- Pull the string upward firmly until there is no slack between the bridge pin and string.
- Next, thread the opposite end of the string through the hole running through the center of the tuning post on the headstock.
- Pull the string firmly so there is no slack in the string whatsoever and then pull the string back toward the bridge introducing approx. 2 inches of slack into the string.
- Kink the string at the bridge post.
- Begin winding the string onto the post, using your finger to guide the string onto the post and ensuring each subsequent wind is lower than the previous wind.
- Once the string has sufficient tension applied cut the string at your desired length. (I personally recommend keeping them quite short for aesthetic purposes).
Using the method outlined above ensures the string is firmly locked in place as each wind of the string on the post lowers the string on the tuning post making the string far less likely to slip.
Having the string as low on the tuning post also increases the break angle of the strong across the nut. This increases tuning stability and also reduced the chances of the strings buzzing within their respective nut slots.
Increasing pressure on the nut in this way also may increase the sustain of your guitar as more tension is applied to the nut resulting in less energy from the strings being absorbed by the nut.
Once you have completed the steps above, do the same for all strings on your guitar. A string winder can really help speed up the process (as you can see in the video my winder snapped shortly before filing the video).
Stretching your Strings
You are probably accustomed to new guitar strings going out of tune regularly. It’s an inconvenience that you don’t necessarily have to put up with if you stretch your strings before playing.
This was a tip I stole from Ace Frehley (Kiss) in an interview he did for guitar world magazine many years ago and while fairly rudimentary, tip, it’s incredibly useful and saves you needing to constantly retune new strings.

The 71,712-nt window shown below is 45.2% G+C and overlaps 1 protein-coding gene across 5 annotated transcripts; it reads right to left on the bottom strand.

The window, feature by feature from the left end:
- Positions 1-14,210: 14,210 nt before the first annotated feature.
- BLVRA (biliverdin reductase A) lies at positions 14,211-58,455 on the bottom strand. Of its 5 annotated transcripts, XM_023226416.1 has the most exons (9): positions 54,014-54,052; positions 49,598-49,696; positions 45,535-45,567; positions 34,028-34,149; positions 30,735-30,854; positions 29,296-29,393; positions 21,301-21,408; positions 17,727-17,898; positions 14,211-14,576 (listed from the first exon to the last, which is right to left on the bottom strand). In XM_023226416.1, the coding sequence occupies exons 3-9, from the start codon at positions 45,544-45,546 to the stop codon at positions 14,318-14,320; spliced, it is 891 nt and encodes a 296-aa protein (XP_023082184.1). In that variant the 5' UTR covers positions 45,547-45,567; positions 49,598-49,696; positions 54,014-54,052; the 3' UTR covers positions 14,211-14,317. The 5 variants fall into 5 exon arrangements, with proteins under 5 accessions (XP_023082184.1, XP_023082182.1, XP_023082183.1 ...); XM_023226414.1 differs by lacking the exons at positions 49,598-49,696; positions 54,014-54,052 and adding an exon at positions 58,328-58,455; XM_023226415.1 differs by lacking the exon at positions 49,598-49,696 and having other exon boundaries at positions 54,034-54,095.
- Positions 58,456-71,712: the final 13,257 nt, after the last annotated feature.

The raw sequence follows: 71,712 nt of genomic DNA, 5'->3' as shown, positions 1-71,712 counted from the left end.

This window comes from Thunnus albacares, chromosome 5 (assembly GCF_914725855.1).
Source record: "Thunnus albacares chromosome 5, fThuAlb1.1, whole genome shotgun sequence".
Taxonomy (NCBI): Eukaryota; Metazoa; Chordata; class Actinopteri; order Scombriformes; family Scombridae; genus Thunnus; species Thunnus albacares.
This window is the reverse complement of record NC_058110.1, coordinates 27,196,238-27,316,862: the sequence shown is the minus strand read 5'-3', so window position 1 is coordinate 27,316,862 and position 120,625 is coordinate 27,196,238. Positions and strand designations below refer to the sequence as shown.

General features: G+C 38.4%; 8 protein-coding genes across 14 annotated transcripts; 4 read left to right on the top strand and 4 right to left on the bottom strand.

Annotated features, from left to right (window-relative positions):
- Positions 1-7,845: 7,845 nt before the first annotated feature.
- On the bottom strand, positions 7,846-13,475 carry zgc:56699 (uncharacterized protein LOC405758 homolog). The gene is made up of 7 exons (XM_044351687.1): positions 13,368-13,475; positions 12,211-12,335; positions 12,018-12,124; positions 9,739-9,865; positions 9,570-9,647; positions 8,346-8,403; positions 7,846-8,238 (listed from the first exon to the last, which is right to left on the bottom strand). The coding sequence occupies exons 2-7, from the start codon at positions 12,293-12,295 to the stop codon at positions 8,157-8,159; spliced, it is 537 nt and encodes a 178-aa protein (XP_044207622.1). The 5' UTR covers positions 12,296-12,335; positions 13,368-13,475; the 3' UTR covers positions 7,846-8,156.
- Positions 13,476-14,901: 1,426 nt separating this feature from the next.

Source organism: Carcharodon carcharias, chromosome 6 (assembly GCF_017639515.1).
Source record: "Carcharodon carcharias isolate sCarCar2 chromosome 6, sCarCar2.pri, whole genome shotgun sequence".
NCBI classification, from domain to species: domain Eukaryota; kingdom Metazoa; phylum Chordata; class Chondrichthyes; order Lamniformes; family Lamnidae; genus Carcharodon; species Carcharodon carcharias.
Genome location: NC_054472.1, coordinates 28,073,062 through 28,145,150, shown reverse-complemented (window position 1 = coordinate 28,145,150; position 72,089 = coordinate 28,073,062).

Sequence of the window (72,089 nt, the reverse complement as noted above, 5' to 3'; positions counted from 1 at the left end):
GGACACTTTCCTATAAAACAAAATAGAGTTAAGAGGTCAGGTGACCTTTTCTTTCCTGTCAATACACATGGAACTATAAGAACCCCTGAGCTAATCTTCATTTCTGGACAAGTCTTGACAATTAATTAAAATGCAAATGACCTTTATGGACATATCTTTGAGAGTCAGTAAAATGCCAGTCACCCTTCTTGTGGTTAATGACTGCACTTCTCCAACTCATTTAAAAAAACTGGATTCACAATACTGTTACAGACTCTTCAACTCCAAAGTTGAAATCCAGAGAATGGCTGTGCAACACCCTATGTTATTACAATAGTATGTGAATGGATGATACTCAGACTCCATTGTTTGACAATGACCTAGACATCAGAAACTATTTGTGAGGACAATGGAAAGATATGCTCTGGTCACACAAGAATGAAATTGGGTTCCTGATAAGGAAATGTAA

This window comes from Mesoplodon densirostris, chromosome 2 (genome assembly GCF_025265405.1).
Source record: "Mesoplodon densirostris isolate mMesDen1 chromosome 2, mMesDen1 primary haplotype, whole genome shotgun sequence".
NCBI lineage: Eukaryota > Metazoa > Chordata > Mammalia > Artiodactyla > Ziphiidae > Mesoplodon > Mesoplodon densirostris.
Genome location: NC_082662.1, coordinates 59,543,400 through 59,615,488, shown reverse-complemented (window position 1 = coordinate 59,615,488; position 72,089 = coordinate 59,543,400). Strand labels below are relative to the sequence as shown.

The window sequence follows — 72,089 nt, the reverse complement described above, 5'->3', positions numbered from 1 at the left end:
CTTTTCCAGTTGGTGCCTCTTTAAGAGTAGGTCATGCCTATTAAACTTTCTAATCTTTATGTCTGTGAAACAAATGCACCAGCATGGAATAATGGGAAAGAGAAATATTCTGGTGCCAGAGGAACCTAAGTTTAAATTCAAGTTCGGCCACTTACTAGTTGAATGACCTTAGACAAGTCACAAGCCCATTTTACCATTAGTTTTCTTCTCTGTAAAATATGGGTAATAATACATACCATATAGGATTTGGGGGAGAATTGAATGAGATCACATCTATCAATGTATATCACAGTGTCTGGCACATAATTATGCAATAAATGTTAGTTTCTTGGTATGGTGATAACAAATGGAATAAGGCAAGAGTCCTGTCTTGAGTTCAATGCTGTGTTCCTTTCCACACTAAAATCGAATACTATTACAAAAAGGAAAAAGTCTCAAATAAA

There are different approaches but I recommend tuning the guitar to concert pitch and then pulling the strings upward from the fretboard 3 – 4 times before moving onto the next string.
Next, tune the guitar back up to concert pitch and repeat the process at least twice more. While it can be a mind-numbing task, it’s far better than having the guitar constantly go out of tune when you have new strings on the guitar.
How to increase the life of your strings?
You can read here about how to maintain your strings, but the most beneficial thing you can do to increase the life of your strings is simply washing your hands before you play. Most people won’t do this, but when you consider how much your hands come into contact with the strings and fretboard it’s easy to see, especially if you are prone to sweating, how much this can affect the life of your strings.
Learning how to restring an acoustic guitar following the steps outlined above will preserve the life of your strings and fretboard, along with providing increased tuning stability, reduced string slippage, and improved intonation. You will also increase the break angle across the nut which helps prevent buzz from the nut itself (if the strings sit loose with their respective slots) and may also increase sustain, making the process well worth taking the time to do each and every time you restring your guitar.
If you have a tip or questions consider leaving a comment below and joining the conversation.